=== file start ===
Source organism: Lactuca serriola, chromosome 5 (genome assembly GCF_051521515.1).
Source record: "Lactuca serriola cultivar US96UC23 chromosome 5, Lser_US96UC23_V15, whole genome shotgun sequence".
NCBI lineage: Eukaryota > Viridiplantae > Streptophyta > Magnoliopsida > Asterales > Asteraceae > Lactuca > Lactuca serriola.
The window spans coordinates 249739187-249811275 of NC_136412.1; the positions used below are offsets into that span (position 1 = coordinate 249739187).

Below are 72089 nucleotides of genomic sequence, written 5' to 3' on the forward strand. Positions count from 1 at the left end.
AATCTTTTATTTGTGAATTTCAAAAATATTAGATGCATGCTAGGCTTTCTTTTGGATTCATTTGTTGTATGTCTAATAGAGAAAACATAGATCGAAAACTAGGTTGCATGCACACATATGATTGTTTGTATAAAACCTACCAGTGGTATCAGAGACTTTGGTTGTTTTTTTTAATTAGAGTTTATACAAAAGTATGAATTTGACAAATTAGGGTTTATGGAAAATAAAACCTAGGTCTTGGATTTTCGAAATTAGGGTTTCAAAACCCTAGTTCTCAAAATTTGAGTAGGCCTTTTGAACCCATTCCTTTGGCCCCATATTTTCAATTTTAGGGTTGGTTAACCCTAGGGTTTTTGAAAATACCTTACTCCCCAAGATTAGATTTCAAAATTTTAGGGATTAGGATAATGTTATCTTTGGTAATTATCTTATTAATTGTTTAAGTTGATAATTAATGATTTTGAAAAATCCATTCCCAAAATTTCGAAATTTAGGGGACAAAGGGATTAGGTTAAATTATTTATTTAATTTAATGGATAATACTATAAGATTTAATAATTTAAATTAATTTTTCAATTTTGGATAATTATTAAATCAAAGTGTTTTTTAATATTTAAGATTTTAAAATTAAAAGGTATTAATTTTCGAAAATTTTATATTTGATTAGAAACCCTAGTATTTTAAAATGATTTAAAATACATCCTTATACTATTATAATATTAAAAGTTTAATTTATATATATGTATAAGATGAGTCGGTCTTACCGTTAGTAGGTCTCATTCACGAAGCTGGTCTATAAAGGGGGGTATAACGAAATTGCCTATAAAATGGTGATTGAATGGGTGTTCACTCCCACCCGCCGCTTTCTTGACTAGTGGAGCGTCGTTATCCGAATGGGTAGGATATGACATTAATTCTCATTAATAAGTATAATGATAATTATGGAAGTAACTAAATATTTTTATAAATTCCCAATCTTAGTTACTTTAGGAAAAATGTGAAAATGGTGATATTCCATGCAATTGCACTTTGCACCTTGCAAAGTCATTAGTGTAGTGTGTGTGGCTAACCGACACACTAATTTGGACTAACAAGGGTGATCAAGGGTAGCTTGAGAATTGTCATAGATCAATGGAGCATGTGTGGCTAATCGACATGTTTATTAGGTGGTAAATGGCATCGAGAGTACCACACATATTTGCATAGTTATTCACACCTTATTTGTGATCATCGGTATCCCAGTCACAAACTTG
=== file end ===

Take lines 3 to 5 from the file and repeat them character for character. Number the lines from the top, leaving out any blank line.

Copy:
NCBI lineage: Eukaryota > Viridiplantae > Streptophyta > Magnoliopsida > Asterales > Asteraceae > Lactuca > Lactuca serriola.
The window spans coordinates 249739187-249811275 of NC_136412.1; the positions used below are offsets into that span (position 1 = coordinate 249739187).

Below are 72089 nucleotides of genomic sequence, written 5' to 3' on the forward strand. Positions count from 1 at the left end.